Spoiler Warning: Do not read on unless you’ve seen “The Walking Dead” season 5, episode 11, titled “The Distance.”
For viewers who’ve grown bored with “The Walking Dead’s” navel-gazing tendencies in recent weeks, “The Distance” represented a marked change of pace, as our cynical survivors grappled with the decision of whether or not to trust Aaron, the stranger who arrived at their door in the final moments of last week’s episode.
Naturally, given the false promises of Woodbury and Terminus, the group went into lockdown mode as soon as Aaron made his pitch, his idyllic photos of his “camp” and promises of safety sounding far too good to be true in light of everything they’ve been through in recent weeks. (His chipper demeanor didn’t help matters much either, with Rick instantly suspicious of “a guy who smiles after getting punched.”) Once again, it was Michonne who pressed Rick to take a chance on the prospect of hope, understanding his mistrust but refusing to share it: “You know what you know and you’re sure of it, but I’m not,” she insisted.
Before long, Maggie, Glenn, Michonne, Abraham and Rosita were venturing outside to investigate Aaron’s claim that he’d brought cars to transport them all to his base, with Glenn uneasily trying to step into Rick’s leadership role on the road, demanding that they shoot anyone who approached them. Once again, Michonne stood her ground in pointing out the major flaw in that plan, reasoning that if the group hadn’t bothered giving strangers the benefit of the doubt before, they wouldn’t have saved Tara, Gabriel or herself — since they were all strangers to each other at one point.
Back at the stable, Aaron was attempting to earn Rick’s trust, having brought apple sauce for Judith — which Rick, naturally, wanted him to test first to check for poison. While Aaron’s contortions to try and get out of tasting the apple sauce seemed a little contrived just for the sake of heightening tension (if you’re in a hostile environment and want to prove that you’re trustworthy, would you really refuse to take a bite on the grounds that you don’t like the taste?) the moment served to hammer home just how paranoid Rick has become, and Andrew Lincoln looked eerily like a cornered animal in many scenes this week, darting towards Aaron to snatch up supplies and then retreating to a safe distance, his wild eyes and ragged beard making him seem more beast than man.
The discovery of supplies and transport made Aaron’s offer too alluring to resist, and it was refreshing to see Michonne not only being vocal about her desires after spending much of the first half of the season sidelined, but also stepping into a leadership role when it seemed like Rick’s fears might cost everyone a chance at survival. While Michonne was assertive in insisting that they needed to follow Aaron, she wasn’t dictatorial as Rick has often been — offering the others a chance to weigh in on the decision. Over the past few episodes, she’s proven that she can handle power a lot more comfortably than Rick in some ways, and although Glenn and Daryl are clearly Rick’s right-hand men, it’s nice to see her being given a chance to demonstrate her capability again, especially when Rick’s paranoia threatened to send the group into even more perilous circumstances.
Unlike the past two episodes, “The Distance” offered a more utilitarian style of writing (Seth Hoffman) and direction (Larysa Kondracki), efficiently getting the group from point A to point B with only a brief detour through zombie-infested highway and woodland to get our adrenaline pumping. While the hour was purposefully coy about revealing much about Aaron’s motivations, the script gave away small slivers of information — that his mother was a deeply troubled woman who tried to make him tougher by feeding him foods he didn’t like as a child (including apple sauce); that he worked for an NGO before the zombie apocalypse and thus knows how to keep his head in a crisis; that, despite his hardship, he’s managed to retain a sense of humor even in the face of danger; and that he’s in a loving, committed relationship with a fellow survivor named Eric, who the group soon came across (complete with a broken ankle) on their ill-advised nighttime jaunt towards Aaron’s base. The demonstration of Aaron’s love for Eric humanized him far more than any photos of sanctuary could, and when Rick’s paranoia prompted him to try and make Aaron sleep apart from Eric to prevent any plotting, Glenn finally stepped up to admit that he was unwilling to completely give up his faith in humanity, even after so many betrayals, clearly seeing his relationship with Maggie reflected in Aaron and Eric’s dynamic.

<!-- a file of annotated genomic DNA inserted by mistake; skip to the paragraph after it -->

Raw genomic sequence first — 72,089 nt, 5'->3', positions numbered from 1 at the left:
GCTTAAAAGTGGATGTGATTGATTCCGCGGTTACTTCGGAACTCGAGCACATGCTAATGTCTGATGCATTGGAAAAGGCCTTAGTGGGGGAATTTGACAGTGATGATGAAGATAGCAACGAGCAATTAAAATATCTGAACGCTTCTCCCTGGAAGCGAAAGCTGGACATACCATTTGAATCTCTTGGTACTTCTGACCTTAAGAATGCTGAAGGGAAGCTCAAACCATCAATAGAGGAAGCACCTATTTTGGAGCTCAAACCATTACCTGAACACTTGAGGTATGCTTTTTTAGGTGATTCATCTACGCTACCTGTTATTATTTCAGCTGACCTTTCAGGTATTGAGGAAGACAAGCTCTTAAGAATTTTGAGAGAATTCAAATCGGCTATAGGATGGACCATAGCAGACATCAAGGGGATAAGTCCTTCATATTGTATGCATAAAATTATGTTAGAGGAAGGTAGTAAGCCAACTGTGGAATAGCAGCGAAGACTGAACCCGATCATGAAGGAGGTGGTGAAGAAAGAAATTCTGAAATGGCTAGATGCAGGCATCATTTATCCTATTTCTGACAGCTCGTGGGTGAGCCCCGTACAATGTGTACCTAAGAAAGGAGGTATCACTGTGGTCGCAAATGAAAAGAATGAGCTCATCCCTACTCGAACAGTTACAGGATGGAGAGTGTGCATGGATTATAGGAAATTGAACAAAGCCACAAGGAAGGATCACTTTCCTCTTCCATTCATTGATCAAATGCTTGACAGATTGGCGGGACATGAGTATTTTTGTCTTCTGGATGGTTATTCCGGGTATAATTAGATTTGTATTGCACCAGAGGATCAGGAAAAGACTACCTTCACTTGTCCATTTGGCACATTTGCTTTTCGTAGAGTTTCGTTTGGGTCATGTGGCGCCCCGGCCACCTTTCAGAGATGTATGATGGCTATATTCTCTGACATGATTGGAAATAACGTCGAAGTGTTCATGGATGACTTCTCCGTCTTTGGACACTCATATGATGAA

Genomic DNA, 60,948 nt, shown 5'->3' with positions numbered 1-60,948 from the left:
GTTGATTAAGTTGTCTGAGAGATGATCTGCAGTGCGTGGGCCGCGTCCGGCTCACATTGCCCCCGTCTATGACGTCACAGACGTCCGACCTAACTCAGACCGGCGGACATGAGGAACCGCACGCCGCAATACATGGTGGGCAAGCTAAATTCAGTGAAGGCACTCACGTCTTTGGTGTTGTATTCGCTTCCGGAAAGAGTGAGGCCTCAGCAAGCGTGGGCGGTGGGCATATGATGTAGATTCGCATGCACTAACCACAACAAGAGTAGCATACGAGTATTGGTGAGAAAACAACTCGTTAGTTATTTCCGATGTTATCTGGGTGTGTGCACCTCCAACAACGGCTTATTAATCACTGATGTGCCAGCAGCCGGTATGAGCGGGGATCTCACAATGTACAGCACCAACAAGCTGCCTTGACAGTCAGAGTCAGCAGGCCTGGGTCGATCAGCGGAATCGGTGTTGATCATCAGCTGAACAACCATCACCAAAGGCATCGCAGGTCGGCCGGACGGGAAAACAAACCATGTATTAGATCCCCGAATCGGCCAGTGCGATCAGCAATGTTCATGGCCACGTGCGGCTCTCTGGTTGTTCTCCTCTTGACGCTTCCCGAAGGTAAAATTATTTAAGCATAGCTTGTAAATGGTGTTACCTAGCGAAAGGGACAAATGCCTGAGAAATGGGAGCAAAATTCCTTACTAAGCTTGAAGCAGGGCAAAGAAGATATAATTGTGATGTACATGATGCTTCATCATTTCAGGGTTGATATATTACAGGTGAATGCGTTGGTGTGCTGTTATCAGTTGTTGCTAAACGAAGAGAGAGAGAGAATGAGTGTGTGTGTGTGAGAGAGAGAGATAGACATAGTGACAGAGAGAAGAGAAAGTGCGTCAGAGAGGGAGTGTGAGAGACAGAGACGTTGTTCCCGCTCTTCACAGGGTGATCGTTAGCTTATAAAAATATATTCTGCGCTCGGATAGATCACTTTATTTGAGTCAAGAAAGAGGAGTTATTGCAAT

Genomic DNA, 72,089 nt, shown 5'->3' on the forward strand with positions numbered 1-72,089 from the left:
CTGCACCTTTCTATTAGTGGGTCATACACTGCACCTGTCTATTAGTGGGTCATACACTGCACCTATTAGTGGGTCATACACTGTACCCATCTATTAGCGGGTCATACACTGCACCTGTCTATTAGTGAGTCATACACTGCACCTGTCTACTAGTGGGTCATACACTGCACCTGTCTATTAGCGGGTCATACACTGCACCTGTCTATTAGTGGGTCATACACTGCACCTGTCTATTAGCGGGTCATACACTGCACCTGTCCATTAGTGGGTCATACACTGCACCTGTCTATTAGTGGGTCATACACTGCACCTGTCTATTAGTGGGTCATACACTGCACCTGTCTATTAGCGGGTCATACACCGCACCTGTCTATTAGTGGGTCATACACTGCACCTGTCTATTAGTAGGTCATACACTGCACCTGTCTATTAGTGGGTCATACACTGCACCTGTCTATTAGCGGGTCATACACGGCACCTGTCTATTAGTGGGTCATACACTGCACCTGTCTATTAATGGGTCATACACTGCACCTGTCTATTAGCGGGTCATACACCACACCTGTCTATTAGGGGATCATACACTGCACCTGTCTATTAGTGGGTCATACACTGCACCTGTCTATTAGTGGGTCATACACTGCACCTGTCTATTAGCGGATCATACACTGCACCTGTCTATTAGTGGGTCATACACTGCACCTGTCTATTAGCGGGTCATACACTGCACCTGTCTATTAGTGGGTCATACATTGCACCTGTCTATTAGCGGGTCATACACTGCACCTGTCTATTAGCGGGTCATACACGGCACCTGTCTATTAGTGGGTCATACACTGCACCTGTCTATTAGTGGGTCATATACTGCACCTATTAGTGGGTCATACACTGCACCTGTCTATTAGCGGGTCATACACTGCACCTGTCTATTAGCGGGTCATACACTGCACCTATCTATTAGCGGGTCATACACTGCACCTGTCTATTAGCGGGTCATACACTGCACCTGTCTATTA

At daybreak, the group was back on the road together with a newfound sense of optimism (how refreshing!), heading towards Aaron and Eric’s camp, Alexandria, with Washington, D.C., blissfully visible on the horizon — much to the delight of Abraham and Rosita. Rick had earlier noted to Michonne that while approaching Woodbury and Terminus, they’d heard nothing but silence — an indicator of the darkness lurking just beneath their appealing facades. But upon reaching the gates of Alexandria, the unmistakable sounds of activity and children’s laughter echoed enticingly from within, allowing Rick and Michonne to share a poignant, wordless moment of relief that for once, something good might actually have happened to them. It’s certainly long overdue.
Have our survivors finally found a home, or is there another Governor lurking inside? Either way, the discovery of Alexandria has shifted the paradigm of the show yet again, taking our group off the road and offering the possibility of new characters (either as redshirts or allies) — and if the new safe zone offers them a brief respite from the unrelenting bleakness that has plagued the show this season, we can all breathe a sigh of relief.
“The Walking Dead” airs Sundays at 9 p.m. on AMC.